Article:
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TSA: Carry-On Gun Intercepts Are Increasing

By Richard Dahl | Last updated on

The Transportation Security Administration says it is on pace to set a record this year for the number of guns intercepted at airport checkpoints.

In one sense, that is not big news. According to TSA, the number of guns discovered in carry-on bags has increased steadily since at least 2009, except for 2020, when the coronavirus pandemic restricted flying. TSA statistics show 976 firearms were discovered in 2009 and 5,972 last year.

TSA says agents have intercepted 4,600 so far this year, a rate that would set a new record by year's end.

While the rate of increase has been steady over recent years, a closer look produces a conclusion that is a bit more troubling. If you set aside 2020 (the pandemic outlier), the number of gun interceptions per passenger roughly doubled between 2019 and 2021. In 2019, TSA detected one firearm on every 197,358 passengers; last year, that number dropped to 97,999.

More Gun Ownership

In part, at least, this increase is likely because more people have been buying guns in the last two years. Uncertainty over the pandemic and the unrest following the murder of George Floyd prompted many Americans to buy guns for the first time.

One study found that 18% of U.S. households purchased a gun between March 2020 and March of this year, increasing the percentage of adults who live in a household with guns to 46%. In that same time, one in 20 Americans purchased a gun for the first time.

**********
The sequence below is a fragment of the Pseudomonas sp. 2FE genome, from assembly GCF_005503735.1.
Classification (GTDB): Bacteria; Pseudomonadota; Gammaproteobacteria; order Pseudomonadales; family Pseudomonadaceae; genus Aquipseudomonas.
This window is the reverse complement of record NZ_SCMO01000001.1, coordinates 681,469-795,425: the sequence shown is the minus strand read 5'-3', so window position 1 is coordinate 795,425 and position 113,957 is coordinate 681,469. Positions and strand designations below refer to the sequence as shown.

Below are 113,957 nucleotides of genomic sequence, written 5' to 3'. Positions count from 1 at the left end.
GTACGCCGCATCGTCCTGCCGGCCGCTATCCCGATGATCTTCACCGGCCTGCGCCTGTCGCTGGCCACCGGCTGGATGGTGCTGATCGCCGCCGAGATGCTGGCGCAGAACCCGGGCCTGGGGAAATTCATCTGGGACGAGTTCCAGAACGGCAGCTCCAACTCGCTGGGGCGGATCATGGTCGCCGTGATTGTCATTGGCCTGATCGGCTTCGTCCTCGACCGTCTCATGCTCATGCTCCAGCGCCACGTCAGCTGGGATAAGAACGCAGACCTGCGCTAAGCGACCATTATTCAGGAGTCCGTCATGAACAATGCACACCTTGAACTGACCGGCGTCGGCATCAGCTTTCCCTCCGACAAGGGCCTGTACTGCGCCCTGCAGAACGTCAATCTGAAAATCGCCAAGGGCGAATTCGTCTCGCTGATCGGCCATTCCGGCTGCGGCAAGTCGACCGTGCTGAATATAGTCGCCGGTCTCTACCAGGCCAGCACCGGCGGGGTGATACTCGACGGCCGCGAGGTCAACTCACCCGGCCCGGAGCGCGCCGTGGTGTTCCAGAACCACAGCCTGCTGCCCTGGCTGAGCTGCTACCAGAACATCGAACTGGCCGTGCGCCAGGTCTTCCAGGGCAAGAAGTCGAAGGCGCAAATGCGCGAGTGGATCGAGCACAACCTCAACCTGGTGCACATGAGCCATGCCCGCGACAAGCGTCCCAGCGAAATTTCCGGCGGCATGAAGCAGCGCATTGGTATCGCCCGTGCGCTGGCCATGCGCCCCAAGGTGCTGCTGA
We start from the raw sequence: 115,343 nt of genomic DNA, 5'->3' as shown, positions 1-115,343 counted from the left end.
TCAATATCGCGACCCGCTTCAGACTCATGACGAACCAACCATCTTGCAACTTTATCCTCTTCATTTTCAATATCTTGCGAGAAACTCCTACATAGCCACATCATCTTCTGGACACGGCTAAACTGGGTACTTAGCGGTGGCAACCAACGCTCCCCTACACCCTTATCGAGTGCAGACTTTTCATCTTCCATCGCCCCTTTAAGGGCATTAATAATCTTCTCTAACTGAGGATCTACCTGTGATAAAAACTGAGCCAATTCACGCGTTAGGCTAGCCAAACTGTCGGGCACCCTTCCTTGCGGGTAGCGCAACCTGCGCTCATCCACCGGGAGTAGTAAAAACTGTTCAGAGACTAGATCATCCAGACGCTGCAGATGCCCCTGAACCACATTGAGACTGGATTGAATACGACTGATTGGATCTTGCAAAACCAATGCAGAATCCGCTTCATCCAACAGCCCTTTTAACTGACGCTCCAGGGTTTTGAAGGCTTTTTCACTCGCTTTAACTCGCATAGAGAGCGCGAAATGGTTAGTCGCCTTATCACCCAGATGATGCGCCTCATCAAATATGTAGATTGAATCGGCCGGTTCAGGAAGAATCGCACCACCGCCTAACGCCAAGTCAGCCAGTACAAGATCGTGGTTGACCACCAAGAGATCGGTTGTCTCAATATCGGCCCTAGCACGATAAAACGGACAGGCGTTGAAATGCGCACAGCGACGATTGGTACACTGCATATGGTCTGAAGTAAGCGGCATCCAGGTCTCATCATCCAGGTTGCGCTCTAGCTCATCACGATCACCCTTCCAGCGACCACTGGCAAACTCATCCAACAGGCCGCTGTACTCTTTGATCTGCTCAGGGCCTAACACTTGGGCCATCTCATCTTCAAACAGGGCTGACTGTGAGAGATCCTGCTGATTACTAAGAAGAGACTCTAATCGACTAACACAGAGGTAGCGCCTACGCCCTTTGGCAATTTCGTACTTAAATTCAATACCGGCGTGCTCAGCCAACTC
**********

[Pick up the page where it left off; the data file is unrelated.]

These new owners may not be aware of gun restrictions. In addition, more and more states have adopted permitless-carry laws in recent years – in January, Alabama will become the 25th state to do so. And permit-less carry might mislead people into thinking they can pack a gun into their carry-on bags.

While guns can't be carried onto planes, they may be packed into checked luggage if they are unloaded and locked in a hard-sided container. TSA says travelers must also declare the packed gun when they check in at the ticket counter.

Two Layers of Penalties

Travelers who try to carry a gun onto a flight can pay a steep price for their misstep, especially if the firearm is loaded.

The TSA has its own penalties, which can be a fine of up to $14,000 and loss of PreCheck membership, which provides expedited security screening, for five years.

But that's just the first step. The second belongs to law enforcement.

If a TSA agent nabs a traveler with a gun in their carry-on, they must contact law enforcement. At that point, the traveler's fortunes vary considerably, depending on what state they are in. In Texas, law enforcement will probably ask the traveler to step out of line, lock their gun in their car, and then return. In New York, an offender can expect to be handcuffed and taken away.

The penalties also vary depending on whether the gun owner has a permit. In Florida, for instance, a person with a concealed-carry permit who is stopped at an airport checkpoint could face a second-degree misdemeanor charge. A passenger who has no permit for the gun could be charged with a felony.

If you feel you must travel with a gun, make sure you know the law – both TSA and in the states where you will be flying out of and into – before you embark. If you don't, a misstep could be costly.

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